Story at a glance

  • The coronavirus pandemic devastated the global economy and worsened conditions for many workers, according to a new report.
  • Last year, the Global Rights Index ranked the United States among the worst countries for workers' rights for "systemic violations of rights."
  • The index reported no improvement this year, citing union-busting and privacy violations despite pending legislative reforms.

Every year since the International Trade Union Confederation (ITUC) debuted the Global Rights Index in 2014, the United States has been ranked among the worst countries for workers' rights for "systemic violations of rights." After a global pandemic and racial reckoning, there has been no improvement. 

"The COVID-19 pandemic has devastated jobs, communities and lives. The Global Rights Index exposes a shameful roll call of governments and companies that have pursued an anti-union agenda in the face of workers who have stood on the front line providing essential work to keep economies and communities functioning," said ITUC General Secretary Sharan Burrow in a release.


READ MORE STORIES FROM CHANGING AMERICA

UN CALLS FOR US, OTHERS TO END 'IMPUNITY' FOR POLICE VIOLENCE AGAINST BLACK PEOPLE

RACIAL CONTROVERSY ERUPTS AROUND ROYALS AT BUCKINGHAM PALACE

PRINCIPAL ESCORTED OUT OF HIGH SCHOOL GRADUATION AFTER DELIVERING FIERY SPEECH

NY TIMES ESTIMATES WEALTHY AMERICANS ARE REFUSING TO PAY $1.4T IN UNCOLLECTED TAXES


Earlier this month, the United Nations issued new warnings about the global state of human rights as global poverty grew for the first time in 20 years. Attacks against workers' rights have reached historic highs, according to "several key measures" of the ITUC Global Rights Index, with roughly three-fourths of countries violating the right to strike, collectively bargain, establish and join a trade union. The worst region in the world for working people was the Middle East and Northern Africa. The top 10 worst countries also included Bangladesh, Belarus, Brazil, Colombia, Honduras, Myanmar, the Philippines, Turkey and Zimbabwe.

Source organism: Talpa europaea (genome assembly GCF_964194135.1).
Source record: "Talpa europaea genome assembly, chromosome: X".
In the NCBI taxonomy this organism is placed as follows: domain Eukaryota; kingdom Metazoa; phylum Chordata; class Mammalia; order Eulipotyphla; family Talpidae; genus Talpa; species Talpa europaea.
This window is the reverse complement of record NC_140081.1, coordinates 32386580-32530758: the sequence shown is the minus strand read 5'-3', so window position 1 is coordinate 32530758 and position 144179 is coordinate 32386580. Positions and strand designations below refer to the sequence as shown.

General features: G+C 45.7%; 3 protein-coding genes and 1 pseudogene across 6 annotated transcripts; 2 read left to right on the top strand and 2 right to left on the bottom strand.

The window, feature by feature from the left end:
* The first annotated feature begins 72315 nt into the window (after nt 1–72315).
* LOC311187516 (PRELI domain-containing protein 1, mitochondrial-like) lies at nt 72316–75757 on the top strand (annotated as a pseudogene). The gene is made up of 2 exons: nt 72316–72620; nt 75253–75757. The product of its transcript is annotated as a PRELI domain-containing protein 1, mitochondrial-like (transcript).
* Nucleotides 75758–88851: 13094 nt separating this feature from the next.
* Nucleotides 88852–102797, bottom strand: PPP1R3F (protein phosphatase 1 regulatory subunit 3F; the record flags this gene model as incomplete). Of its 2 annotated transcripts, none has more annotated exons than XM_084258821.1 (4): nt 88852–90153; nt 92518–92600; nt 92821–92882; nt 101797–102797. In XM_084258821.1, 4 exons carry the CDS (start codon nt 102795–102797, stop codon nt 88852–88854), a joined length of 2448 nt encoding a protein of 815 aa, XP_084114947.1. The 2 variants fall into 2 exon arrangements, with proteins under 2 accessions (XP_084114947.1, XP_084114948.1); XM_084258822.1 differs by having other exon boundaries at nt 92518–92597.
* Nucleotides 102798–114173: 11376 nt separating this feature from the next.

Last year, the United States was given a ranking of 4 on the index, which indicates systematic violations of workers’ rights, just above China (ranked 5). The U.S.'s ranking indicates no guarantee of workers’ rights. With no improvement this year, the U.S. was ranked alongside countries including Greece, Qatar, Sierra Leone and Venezuela. The report cited several violations of the right to privacy by employers such as Facebook, Amazon and Google as well as "union-busting" by Uber, Lyft and Doordash. 


America is changing faster than ever! Add Changing America to your Facebook or Twitter feed to stay on top of the news.


"When COVID-19 hit, we learned who the heroes are. Workers everywhere cared for the sick, put food on our tables, and kept the economy moving. But despite all that, workers are under attack like never before," Burrow said in the release. "Governments and employers exploited the pandemic to exploit the people the world depends on by increasing surveillance, breaking agreements, laying off workers, blocking and intimidating unions and resorting to violence and murder."

The ITUC did recognize efforts at legislative reform, including the Protecting the Right to Organize (PRO) Act passed by the House last February as potential improvements. The bill died in the Senate during the last session of Congress before being passed by the House again in February, but it is meeting opposition from Republicans


READ MORE STORIES FROM CHANGING AMERICA

HOW MAYORS FOR A GUARANTEED INCOME ARE PROVING THE ‘WELFARE QUEEN’ STEREOTYPE WRONG

BLACK LIVES MATTER ANNOUNCES NEW SURVIVAL FUND AMIDST THE WAIT FOR COVID-19 RELIEF

MOST AMERICANS BACK RAISING FEDERAL MINIMUM WAGE TO $15, POLL SAYS

ORDINARY FOLKS WILL BE PAYING OFF $50B IN TEXAS FREEZE COSTS FOR DECADES


 

Published on Jun 30, 2021